MedicalResearch.com Interview with:
Jan Blustein, MD PhD
Professor of Health Policy and Medicine
Wagner Graduate School and School of Medicine
New York University, New York
MedicalResearch.com: What is the background for this study?
Response: The National Institutes of Health (NIH), the nation’s largest public funder of health research, provides annual reports about levels of funding for many diseases and conditions. These reports, issued as part of the NIH’s Research, Condition and Disease Categorization (RCDC) process, allow members of the public to track funding across key conditions and across time.
Hearing loss is not included among the reported conditions. This runs counter to two of the NIH’s stated goals, according to researcher Jan Blustein (M.D., Ph.D.), professor of health policy and medicine at New York University’s Robert F. Wagner Graduate School of Public Service, in a Research Letter in the May 15th issue of the Journal of the American Medical Association Otolaryngology and Head & Neck Surgery.
“First, the NIH is committed to transparency about how it divides funds across diseases and conditions,” said Dr. Blustein. “Second, it has said that it will prioritize its funding to those conditions that cause the greatest disease burden.” Hearing loss causes great disease burden, ranking 10th in the U.S. among all conditions as a contributor to Disability Adjusted Life Years (a widely-used measure of disease burden), according to the World Health Organization.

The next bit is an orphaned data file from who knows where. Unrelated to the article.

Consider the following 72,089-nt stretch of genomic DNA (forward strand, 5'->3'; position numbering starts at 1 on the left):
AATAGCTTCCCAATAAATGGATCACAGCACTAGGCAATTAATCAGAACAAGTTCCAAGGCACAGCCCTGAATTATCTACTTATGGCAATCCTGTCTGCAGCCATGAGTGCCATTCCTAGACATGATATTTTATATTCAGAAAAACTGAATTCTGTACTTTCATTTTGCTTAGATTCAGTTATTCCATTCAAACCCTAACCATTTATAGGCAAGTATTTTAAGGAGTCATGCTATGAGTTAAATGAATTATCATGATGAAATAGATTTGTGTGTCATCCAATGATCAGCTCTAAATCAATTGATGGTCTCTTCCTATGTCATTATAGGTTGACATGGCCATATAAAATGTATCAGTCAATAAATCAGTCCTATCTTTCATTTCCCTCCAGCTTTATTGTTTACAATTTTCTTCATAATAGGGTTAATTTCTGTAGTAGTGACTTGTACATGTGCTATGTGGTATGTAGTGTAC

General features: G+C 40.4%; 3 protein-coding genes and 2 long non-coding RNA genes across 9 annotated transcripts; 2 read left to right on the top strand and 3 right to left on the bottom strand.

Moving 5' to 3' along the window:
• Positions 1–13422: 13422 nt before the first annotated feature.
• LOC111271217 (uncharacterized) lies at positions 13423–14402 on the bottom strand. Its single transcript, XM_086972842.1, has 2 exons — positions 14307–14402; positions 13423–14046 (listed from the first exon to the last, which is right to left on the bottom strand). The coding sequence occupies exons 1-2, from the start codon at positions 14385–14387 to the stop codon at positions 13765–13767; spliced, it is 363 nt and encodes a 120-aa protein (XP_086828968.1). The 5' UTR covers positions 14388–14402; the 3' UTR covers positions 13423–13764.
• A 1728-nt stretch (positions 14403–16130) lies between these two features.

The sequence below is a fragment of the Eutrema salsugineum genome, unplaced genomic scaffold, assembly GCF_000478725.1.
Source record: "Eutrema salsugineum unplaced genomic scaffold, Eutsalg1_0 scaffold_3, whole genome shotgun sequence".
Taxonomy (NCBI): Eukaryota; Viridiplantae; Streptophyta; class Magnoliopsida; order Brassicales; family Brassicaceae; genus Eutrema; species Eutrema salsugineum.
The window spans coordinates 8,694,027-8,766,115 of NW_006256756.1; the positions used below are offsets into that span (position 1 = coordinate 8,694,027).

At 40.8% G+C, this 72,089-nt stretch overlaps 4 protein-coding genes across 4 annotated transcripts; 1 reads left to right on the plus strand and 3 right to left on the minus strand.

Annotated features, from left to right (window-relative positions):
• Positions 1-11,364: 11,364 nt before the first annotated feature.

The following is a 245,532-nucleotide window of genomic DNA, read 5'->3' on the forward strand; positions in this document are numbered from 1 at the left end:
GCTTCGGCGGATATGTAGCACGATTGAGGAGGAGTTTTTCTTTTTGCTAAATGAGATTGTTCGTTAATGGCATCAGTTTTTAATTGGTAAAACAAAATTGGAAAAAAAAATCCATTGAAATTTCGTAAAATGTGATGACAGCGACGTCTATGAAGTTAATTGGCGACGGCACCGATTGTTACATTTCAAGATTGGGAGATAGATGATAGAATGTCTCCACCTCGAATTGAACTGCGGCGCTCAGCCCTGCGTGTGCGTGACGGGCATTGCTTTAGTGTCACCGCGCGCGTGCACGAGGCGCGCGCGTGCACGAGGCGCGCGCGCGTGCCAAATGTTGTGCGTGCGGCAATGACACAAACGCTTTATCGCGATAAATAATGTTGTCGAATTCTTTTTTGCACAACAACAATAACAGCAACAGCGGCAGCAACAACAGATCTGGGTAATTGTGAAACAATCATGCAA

MedicalResearch.com: What are the main findings?
Response: To determine annual NIH spending on hearing loss research, Blustein consulted a publicly available database. She found that spending in 2017 was $202 million. She then compared that level of funding with funding reported under the RCDC process for 29 other common diseases and conditions. Her analysis found that spending on hearing loss was low relative to disease burden, compared to the other 29 common diseases and conditions.
MedicalResearch.com: What should readers take away from your report?
Response: “I would expect the NIH to report every year regarding funding on a condition as pervasive, disabling and potentially preventable as hearing loss. Providing the public with reports on hearing loss spending through the RCDC system would allow us to readily track whether hearing loss is getting the research funding it deserves,” said Blustein.
MedicalResearch.com: What recommendations do you have for future research as a result of this work?
Response: NIH should consider tracking and publicly reporting on its level of funding for hearing loss research, as part of the RDC practice.
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